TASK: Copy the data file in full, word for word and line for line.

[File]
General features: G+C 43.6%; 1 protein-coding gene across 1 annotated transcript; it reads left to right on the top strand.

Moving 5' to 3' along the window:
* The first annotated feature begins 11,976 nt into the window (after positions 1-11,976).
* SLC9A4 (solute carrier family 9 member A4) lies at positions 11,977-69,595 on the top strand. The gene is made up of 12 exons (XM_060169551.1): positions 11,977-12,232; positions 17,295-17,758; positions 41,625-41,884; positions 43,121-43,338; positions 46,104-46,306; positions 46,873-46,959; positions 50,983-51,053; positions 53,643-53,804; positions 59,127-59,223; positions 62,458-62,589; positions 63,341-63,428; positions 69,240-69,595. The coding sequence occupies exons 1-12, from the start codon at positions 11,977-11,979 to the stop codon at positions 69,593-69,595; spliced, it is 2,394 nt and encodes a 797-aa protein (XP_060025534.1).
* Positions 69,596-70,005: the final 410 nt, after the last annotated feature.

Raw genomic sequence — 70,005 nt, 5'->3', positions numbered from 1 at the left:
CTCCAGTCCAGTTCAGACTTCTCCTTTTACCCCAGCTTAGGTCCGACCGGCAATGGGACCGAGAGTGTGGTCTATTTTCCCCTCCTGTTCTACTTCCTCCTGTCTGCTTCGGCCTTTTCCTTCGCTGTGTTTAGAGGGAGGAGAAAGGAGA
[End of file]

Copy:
General features: G+C 43.6%; 1 protein-coding gene across 1 annotated transcript; it reads left to right on the top strand.

Moving 5' to 3' along the window:
* The first annotated feature begins 11,976 nt into the window (after positions 1-11,976).
* SLC9A4 (solute carrier family 9 member A4) lies at positions 11,977-69,595 on the top strand. The gene is made up of 12 exons (XM_060169551.1): positions 11,977-12,232; positions 17,295-17,758; positions 41,625-41,884; positions 43,121-43,338; positions 46,104-46,306; positions 46,873-46,959; positions 50,983-51,053; positions 53,643-53,804; positions 59,127-59,223; positions 62,458-62,589; positions 63,341-63,428; positions 69,240-69,595. The coding sequence occupies exons 1-12, from the start codon at positions 11,977-11,979 to the stop codon at positions 69,593-69,595; spliced, it is 2,394 nt and encodes a 797-aa protein (XP_060025534.1).
* Positions 69,596-70,005: the final 410 nt, after the last annotated feature.

Raw genomic sequence — 70,005 nt, 5'->3', positions numbered from 1 at the left:
CTCCAGTCCAGTTCAGACTTCTCCTTTTACCCCAGCTTAGGTCCGACCGGCAATGGGACCGAGAGTGTGGTCTATTTTCCCCTCCTGTTCTACTTCCTCCTGTCTGCTTCGGCCTTTTCCTTCGCTGTGTTTAGAGGGAGGAGAAAGGAGA